and Moisture Change

frizzflowerUrban and Civil

Nov 29, 2013 (3 years and 6 months ago)

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Faculty of Engineering

Division of Built Environment

Laboratory of Engineering

for Maintenance System



Hokkaido University

Clarification of Frost Damage
Mechanism Based on Meso scale
Deformation and Temperature
and Moisture Change


EVDON LUZANO SICAT, M1

LOGO

Clarification of Frost Damage Mechanism based on Mesoscale Deformation and Temperature and Moisture Change

Laboratory of Engineering for
Maintenance System

Contents

RESEARCH OUTLINE

B

EXPERIMENTAL OUTLINE

C

BACKGROUND:

FORST DAMAGE MECHANISM

A

LOGO

Clarification of Frost Damage Mechanism based on Mesoscale Deformation and Temperature and Moisture Change

Laboratory of Engineering for
Maintenance System

Background

Freeze
-
thaw Deterioration

Concrete, like other highly divided porous media, has the
ability to absorb and retain moisture. This characteristic
has an important consequence since unprotected
concrete structures in contact with water are usually
susceptible to frost damage.


LOGO

Clarification of Frost Damage Mechanism based on Mesoscale Deformation and Temperature and Moisture Change

Laboratory of Engineering for
Maintenance System

Background

Frost Damage Mechanism

Concrete Condition: Unsaturated


The pore structure is filled by small amount of water.


Once temperature drops to 0
º
C


Thermal contraction
occurs.


From 0
º
C to minimum temperature


Water in larger
pores freezes.









From freezing temperature to thawing


ice melts and
water flows to pore spaces.





ice

water


LOGO

Clarification of Frost Damage Mechanism based on Mesoscale Deformation and Temperature and Moisture Change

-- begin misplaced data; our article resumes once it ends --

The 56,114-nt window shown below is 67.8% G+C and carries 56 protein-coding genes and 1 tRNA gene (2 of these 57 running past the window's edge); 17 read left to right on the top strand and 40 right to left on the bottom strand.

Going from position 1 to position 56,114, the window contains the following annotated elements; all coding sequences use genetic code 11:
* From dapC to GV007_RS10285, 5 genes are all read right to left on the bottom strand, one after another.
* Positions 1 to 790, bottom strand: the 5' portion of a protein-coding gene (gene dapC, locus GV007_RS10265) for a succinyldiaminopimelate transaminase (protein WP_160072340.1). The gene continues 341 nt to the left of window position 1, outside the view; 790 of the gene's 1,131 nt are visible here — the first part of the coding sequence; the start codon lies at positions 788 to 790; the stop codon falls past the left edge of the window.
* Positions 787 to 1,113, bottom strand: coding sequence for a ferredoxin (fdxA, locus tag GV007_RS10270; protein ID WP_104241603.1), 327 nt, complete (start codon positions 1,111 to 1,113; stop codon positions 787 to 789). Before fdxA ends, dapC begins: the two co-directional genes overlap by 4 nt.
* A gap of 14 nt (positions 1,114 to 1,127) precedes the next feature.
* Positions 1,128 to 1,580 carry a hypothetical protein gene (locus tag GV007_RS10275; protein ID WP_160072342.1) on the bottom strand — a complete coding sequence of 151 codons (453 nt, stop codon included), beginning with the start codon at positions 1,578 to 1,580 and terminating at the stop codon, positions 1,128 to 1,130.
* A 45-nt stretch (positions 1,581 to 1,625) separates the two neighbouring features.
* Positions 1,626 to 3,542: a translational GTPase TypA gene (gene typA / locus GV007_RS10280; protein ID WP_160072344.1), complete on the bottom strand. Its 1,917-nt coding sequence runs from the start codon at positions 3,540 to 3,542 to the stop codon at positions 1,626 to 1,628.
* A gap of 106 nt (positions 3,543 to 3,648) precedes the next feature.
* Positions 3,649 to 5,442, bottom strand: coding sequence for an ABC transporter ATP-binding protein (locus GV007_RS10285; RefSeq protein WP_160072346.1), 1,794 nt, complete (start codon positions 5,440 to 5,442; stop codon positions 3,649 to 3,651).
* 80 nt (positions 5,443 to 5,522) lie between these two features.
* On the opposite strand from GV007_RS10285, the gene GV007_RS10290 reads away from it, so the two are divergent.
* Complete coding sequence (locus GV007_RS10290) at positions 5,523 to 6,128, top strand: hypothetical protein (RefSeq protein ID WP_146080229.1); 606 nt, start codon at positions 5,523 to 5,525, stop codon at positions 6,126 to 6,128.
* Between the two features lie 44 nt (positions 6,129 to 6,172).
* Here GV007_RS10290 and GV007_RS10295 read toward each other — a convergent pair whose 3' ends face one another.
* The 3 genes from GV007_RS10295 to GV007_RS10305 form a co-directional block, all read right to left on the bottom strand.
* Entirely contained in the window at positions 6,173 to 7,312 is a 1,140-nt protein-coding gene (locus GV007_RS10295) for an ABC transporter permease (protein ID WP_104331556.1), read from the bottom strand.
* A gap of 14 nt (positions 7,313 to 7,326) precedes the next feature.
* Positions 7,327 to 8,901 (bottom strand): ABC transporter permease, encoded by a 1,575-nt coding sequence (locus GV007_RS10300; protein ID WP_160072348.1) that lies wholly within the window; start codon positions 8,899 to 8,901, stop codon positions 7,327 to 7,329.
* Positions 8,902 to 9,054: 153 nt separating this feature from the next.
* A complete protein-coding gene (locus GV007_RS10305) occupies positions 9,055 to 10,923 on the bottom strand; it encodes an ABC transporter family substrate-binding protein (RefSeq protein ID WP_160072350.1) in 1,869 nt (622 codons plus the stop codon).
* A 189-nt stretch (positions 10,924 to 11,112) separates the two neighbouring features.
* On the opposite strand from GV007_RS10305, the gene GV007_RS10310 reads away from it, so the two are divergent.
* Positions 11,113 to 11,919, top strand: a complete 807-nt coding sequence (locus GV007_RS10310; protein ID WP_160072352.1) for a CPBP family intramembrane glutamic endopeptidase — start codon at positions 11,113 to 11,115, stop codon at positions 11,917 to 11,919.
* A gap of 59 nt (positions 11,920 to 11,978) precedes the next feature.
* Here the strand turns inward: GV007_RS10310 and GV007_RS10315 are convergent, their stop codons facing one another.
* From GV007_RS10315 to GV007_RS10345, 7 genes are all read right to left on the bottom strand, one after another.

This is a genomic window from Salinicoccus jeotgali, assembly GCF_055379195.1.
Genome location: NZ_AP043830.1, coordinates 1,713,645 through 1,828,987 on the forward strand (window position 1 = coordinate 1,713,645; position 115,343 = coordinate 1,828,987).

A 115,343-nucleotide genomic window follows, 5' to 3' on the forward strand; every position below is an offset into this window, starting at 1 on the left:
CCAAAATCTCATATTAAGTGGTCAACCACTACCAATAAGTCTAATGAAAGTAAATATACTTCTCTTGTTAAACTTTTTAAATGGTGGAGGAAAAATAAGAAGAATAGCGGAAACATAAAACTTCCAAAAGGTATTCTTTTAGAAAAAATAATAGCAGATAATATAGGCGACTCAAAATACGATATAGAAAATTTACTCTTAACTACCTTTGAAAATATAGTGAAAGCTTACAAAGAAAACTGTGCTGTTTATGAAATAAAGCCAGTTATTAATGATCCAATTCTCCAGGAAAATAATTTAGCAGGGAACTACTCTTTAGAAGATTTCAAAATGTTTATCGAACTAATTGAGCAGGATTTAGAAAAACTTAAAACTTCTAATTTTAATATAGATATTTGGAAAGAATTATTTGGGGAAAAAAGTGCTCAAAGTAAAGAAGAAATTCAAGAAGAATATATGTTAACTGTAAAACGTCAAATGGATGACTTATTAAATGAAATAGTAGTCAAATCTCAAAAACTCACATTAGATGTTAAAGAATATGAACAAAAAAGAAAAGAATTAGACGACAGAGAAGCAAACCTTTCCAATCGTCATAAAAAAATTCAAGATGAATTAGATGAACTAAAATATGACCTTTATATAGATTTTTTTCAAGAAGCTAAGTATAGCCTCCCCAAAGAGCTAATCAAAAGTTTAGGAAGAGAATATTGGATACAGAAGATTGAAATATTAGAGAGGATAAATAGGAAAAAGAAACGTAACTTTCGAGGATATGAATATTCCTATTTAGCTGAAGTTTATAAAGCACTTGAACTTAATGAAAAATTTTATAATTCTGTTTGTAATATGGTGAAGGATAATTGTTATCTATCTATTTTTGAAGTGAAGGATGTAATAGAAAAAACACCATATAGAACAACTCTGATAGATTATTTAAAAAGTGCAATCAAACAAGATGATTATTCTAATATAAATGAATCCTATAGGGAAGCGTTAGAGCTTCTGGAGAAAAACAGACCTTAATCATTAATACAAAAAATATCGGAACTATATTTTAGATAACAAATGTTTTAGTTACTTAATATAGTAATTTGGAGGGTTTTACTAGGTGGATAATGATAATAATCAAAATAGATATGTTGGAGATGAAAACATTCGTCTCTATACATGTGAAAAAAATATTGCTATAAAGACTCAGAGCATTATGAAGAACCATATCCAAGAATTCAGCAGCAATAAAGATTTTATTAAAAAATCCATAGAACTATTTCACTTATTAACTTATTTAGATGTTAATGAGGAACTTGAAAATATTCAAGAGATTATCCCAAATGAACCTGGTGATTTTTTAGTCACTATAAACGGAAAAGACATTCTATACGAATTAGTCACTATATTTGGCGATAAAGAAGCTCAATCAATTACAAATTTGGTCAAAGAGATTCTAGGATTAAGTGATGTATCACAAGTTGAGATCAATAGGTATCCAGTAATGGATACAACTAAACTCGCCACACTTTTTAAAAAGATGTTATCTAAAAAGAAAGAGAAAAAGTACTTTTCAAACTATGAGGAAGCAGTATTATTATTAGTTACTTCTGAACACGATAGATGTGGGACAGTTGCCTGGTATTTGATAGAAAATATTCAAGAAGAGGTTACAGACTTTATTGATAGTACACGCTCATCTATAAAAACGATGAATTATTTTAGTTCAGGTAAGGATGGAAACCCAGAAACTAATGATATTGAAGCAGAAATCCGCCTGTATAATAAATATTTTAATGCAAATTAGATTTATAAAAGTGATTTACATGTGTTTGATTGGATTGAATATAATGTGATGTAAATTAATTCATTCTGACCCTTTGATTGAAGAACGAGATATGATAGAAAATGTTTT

Laboratory of Engineering for
Maintenance System

Background

Frost Damage Mechanism


Concrete Condition: Saturation Process

-
Possible only if water is available outside during thawing at
temperature above 0
º
C.

-
When freezing for temperature below 0
º
C


water freezes and
volume expands (can create tension to concrete).

-
At temperature below
-
10
º
C to minimum temperature


ice
contracts in larger pores.

-








-
From minimum temperature to
-
5
º
C during thawing


ice expands
more than surrounding concrete.




Contracted Ice


water


Increment pore space


LOGO

Clarification of Frost Damage Mechanism based on Mesoscale Deformation and Temperature and Moisture Change

Laboratory of Engineering for
Maintenance System

Background

Frost Damage Mechanism

Concrete Condition: Saturated Condition

-
In this condition, the pore structure is totally filled by water.

-
As temperature continues to drop, the expansion of water creates
a very high positive hydraulic pressure.

-
For lowest temperature


water in smaller pores also freezes.



Ice



Larger cracks

Smaller pores

begin to freeze

LOGO